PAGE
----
For singers including Junny and P1Harmony's Keeho, moving was what they needed to make a name for themselves
Written by Nadia Trudel.
Korean acts have taken over the charts in recent years, making K-pop — a term used to encompass an industry and genre — a global phenomenon. The term hallyu, or Korean wave, is used to describe the cultural phenomenon surrounding the rise in popularity of South Korean pop culture globally, but the Korean wave isn't just about exporting culture — it's also about importing talent.
While few artists end up making it in such a competitive industry, the modern K-pop industry actively searches for new talent through a global open-audition process, which has always included the U.S., China, and Japan. In recent years, though, the net has widened to recruit artists from countries including Australia, Vietnam, Thailand and Canada.
And for some young Canadians, particularly those from the Asian diaspora, the Korean music industry has presented exciting new opportunities, ones that haven't always been available in their home markets. This has led to an increasing number of artists — including Canadians Henry Lau, Mark Lee of NCT, Jeon Somi, Seok Matthew of ZB1, and Jacob Bae and Kevin Moon of the Boyz — to successful careers in Seoul.
For Toronto-born Keeho, becoming an idol trainee in Seoul happened naturally. "I was preparing for auditions for university and just for that experience I auditioned for the current company [FNC Entertainment] I'm under. It went very smoothly and one thing led to another, and I was somehow in South Korea training to become a K-pop idol."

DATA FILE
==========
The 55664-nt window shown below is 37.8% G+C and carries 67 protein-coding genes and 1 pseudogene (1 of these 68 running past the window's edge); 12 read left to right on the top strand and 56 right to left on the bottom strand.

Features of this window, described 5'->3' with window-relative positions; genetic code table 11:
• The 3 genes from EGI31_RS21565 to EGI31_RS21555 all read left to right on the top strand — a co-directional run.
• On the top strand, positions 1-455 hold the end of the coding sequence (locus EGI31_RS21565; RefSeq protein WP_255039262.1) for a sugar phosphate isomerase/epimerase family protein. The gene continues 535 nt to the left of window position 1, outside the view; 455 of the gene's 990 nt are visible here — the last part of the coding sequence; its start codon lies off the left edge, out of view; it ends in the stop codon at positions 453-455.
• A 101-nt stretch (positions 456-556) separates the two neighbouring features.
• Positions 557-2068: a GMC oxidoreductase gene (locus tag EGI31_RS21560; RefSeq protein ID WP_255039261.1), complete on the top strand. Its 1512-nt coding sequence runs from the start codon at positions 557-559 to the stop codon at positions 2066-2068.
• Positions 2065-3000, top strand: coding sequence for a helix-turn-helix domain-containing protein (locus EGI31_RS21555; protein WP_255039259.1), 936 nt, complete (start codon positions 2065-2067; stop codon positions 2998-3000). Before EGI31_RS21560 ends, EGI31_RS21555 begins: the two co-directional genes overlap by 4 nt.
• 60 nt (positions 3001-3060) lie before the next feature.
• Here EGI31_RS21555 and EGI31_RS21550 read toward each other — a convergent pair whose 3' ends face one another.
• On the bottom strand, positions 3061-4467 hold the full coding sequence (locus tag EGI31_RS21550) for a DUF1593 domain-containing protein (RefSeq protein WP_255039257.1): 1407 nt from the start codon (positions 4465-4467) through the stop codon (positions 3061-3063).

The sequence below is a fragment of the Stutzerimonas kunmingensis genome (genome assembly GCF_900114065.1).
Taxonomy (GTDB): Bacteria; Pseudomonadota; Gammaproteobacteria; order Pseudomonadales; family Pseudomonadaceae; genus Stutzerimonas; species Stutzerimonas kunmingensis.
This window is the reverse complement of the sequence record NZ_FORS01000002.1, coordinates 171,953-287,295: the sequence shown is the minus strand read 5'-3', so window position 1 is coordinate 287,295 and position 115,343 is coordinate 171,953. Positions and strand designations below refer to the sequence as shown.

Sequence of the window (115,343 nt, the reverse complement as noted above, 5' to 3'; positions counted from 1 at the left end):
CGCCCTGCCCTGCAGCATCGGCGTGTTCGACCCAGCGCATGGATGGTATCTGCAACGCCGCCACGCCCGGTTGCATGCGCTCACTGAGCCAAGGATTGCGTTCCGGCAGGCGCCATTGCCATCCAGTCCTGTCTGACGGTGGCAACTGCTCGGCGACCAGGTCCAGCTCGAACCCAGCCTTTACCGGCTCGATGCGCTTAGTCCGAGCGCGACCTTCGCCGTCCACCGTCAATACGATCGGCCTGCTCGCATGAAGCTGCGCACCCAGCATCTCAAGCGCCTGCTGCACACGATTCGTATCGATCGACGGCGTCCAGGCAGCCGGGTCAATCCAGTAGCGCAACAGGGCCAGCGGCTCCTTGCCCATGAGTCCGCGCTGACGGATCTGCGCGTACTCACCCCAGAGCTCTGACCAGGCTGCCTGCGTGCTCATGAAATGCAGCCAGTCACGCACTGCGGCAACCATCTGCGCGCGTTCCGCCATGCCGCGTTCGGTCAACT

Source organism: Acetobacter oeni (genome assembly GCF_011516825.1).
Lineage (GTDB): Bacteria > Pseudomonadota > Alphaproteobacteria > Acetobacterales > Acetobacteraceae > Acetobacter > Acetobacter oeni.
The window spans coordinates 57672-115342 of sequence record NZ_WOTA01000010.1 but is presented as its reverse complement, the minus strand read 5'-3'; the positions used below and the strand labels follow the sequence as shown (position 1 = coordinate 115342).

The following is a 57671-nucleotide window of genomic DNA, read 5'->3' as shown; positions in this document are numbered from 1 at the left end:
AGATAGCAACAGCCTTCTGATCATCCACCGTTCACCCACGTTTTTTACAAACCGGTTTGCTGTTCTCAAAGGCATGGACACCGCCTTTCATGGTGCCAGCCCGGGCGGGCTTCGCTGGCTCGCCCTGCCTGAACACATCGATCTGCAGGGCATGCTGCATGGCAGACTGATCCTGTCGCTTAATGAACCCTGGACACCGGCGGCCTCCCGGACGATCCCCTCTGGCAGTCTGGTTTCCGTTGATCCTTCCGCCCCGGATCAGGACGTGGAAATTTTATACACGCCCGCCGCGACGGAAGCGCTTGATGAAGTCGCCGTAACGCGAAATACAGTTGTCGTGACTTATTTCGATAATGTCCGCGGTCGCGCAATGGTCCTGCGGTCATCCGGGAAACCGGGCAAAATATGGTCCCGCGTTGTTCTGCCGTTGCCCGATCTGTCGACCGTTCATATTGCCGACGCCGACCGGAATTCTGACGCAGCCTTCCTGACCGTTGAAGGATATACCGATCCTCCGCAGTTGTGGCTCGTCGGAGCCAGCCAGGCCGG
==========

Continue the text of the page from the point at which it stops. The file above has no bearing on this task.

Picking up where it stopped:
"It surprised me because I really didn't think much of it, and my family didn't either," he continued. "It was just a really good opportunity so, 'Let's go try it out' was the mentality we had when we approached this invitation."
WATCH | The official video for P1Harmony's 'Jump':
It was a hard adjustment after moving to Seoul in February 2018, but Keeho's efforts paid off when he debuted as the leader of the six-member group P1Harmony in 2020, which brought him back to his Toronto hometown this past July for the group's first Canadian concert dates.
"[K-pop is] so perfected and polished," said Keeho, when asked why the genre and industry appealed to him. "It's so different and unique and so far away. There's so much to indulge in and enjoy. From music videos to YouTube content to shows. It's really like a huge carnival filled with everything you could possibly enjoy and once you get in, it's that much harder to get out."
Seoul-born and Vancouver-raised singer-songwriter Junny had an unconventional entry into the industry. He started out as an independent artist on Soundcloud, which led to the sale of his first song to a former member of the popular idol group EXO. After a trip to Korea, Junny decided to pack his bags for Seoul just before the pandemic.
WATCH | The official video for Junny's 'Invitation':
"This is such an original way to create music and to create content and create artists," said Junny. "You can't see this anywhere else. And even the genre, as a songwriter you think if you stick with one thing this is the way you should go but K-pop doesn't do that. It's like a jumble of five different things altogether, and sometimes even the song can change in the middle, so it's very dynamic."